About Peter Miller’s book Author! Screenwriter!

Want to get published? Want to get produced? The best guide I know on the subject is Peter Miller’s book Author! Screenwriter! A short while ago he sent me an updated electronic version of his original book Get Published! Get Produced!, which I purchased at his presentation inToronto in 2005. My second read was as rewarding as the first one. Being a literary representative in publishing and movie business since 1973, Miller knows the industry inside out; his success with the placement of written word is another proof of his qualification to write such a book; however, it still needs talent to write so convincingly as Miller did.

“As a writer’s representative, it is my responsibility to always keep the harsh reality of the publishing industry in sight and to make sure the writer gets published,” he says. Harsh reality is the key, and there are numerous aspects of it, unknown to majority of writers, or disregarded, which Miller brings to light. 

There is no other profession, understanding of which is so wrong and distorted, as writing. You seldom, if ever, would find an engineer, who devotes all his or her spare time sitting alone at home and designing a new machine, or a device, hoping that some day some corporation would accept it for production and pay millions to the creator; a rarity is an actor, who performs at home alone, with no audience, years in and years out; in general, there is no other profession, that attracts uncountable millions of people with no specific talent for it. Consider this statistics: inNorth America, there are about 14 millions of writers-wannabe; in the last year alone, approximately 2.7 mln. titles (source: Publisher’s Weekly) have been published, most of them are self-published; a tremendous industry thrives on aspiring authors, producing printed and electronic version of their books in ever increasing quantities. Even for a very talented author it is a monumental task to stand out above the tide of submissions; even more so for publishers and literary agents to process these submissions. For all those who wish to break through all these obstacles and become a part of entertainment industry, Peter Miller’s book is definitely a must.

In Introduction, Miller gives an overview of the Five Steps to Success as a Writer. An experienced writer may know some, or all of them, but even then it would be an interesting read.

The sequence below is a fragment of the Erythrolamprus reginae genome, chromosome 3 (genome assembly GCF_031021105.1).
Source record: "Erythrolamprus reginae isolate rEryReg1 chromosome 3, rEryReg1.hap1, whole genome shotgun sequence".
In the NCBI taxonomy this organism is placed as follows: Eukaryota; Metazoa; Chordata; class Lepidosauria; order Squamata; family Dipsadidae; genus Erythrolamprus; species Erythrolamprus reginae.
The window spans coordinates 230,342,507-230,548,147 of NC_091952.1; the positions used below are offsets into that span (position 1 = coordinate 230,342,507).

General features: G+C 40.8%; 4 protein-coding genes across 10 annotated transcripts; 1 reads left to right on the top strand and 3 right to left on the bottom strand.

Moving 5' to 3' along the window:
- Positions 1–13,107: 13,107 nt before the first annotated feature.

After introduction, Miller takes the bull by the horns; he writes about new and old media, their changing roles at the market, and, as a consequence, new media marketing. This is the issue of superior importance, and usually a stumbling block to success. The value of this part of the book stretches far beyond a usual shallow observation. It explains in details, what the author shall do and how, if he/she is willing to accept and understand the reality. Miller supports his views with vivid examples from his dealings with authors, publishers and film producers.

In chapter 2, Know the Realities of the Book Business, Miller gives wealth of information about working of the industry; who makes the decision about the manuscript, from the agent to the publisher to the film producer; how the decision is made, and what an author has to face and do during this process.

The reader will find many interesting examples in the book, emphasising Miller’s point of view. Some of them may cause you eyebrows to rise, such as Rule # 2: Yes, it has to appeal to idiots. But hold your breath and read on: “I never said that your book couldn’t appeal to thoughtful, hyper-intelligent people as well. I’m simply noting that literary success from King of Lear to The Da Vinci Code, whatever their measure of brilliance, have undeniable mass appeal – universal ideas that speak to everyone, even idiots.”

There are practical advices to authors, such as how to write a book proposal, details of professional norms and protocols, and others, missing which may make a difference between success and failure.   

            If you are the lucky one who broke through the initial barrier and your manuscript was accepted by an agent/publisher, you will find wealth of information in the Author! Screenwriter! about what to do and what not during the editorial and publishing stages, and beyond.

There are chapters in which Peter Miller examines fiction and non-fiction market, each having its peculiarities and requiring different approach to book writing and publishing.

Part Two of the book is mostly about the film industry. In it the reader will find out all about what to do and what not in the journey from a book to film. Movies are a different world; for sure this part of the book is of great interest to fiction writers.

There is a lot more in the Author! Screenwriter!. Entertaining as good fiction, it shares with readers the knowledge and expertise of one of the most successful contemporary experts in the industry.

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